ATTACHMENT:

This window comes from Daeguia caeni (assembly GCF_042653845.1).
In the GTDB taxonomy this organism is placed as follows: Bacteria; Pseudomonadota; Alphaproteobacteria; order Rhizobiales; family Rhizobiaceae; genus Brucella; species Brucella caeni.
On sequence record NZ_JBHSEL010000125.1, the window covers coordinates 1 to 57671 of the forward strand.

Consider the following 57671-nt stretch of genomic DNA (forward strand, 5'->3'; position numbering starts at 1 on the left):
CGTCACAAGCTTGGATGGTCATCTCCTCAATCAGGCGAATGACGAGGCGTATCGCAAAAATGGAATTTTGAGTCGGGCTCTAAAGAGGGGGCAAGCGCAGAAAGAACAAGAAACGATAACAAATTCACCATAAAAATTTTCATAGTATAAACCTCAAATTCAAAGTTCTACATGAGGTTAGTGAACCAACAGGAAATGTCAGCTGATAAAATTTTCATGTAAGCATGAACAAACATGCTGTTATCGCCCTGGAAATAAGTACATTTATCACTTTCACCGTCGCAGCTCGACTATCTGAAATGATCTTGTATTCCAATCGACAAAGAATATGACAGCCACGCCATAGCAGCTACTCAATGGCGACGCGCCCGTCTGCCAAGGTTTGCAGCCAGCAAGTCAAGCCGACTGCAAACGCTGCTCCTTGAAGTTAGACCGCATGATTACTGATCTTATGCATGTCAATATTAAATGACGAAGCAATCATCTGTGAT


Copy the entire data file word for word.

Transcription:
This window comes from Daeguia caeni (assembly GCF_042653845.1).
In the GTDB taxonomy this organism is placed as follows: Bacteria; Pseudomonadota; Alphaproteobacteria; order Rhizobiales; family Rhizobiaceae; genus Brucella; species Brucella caeni.
On sequence record NZ_JBHSEL010000125.1, the window covers coordinates 1 to 57671 of the forward strand.

Consider the following 57671-nt stretch of genomic DNA (forward strand, 5'->3'; position numbering starts at 1 on the left):
CGTCACAAGCTTGGATGGTCATCTCCTCAATCAGGCGAATGACGAGGCGTATCGCAAAAATGGAATTTTGAGTCGGGCTCTAAAGAGGGGGCAAGCGCAGAAAGAACAAGAAACGATAACAAATTCACCATAAAAATTTTCATAGTATAAACCTCAAATTCAAAGTTCTACATGAGGTTAGTGAACCAACAGGAAATGTCAGCTGATAAAATTTTCATGTAAGCATGAACAAACATGCTGTTATCGCCCTGGAAATAAGTACATTTATCACTTTCACCGTCGCAGCTCGACTATCTGAAATGATCTTGTATTCCAATCGACAAAGAATATGACAGCCACGCCATAGCAGCTACTCAATGGCGACGCGCCCGTCTGCCAAGGTTTGCAGCCAGCAAGTCAAGCCGACTGCAAACGCTGCTCCTTGAAGTTAGACCGCATGATTACTGATCTTATGCATGTCAATATTAAATGACGAAGCAATCATCTGTGAT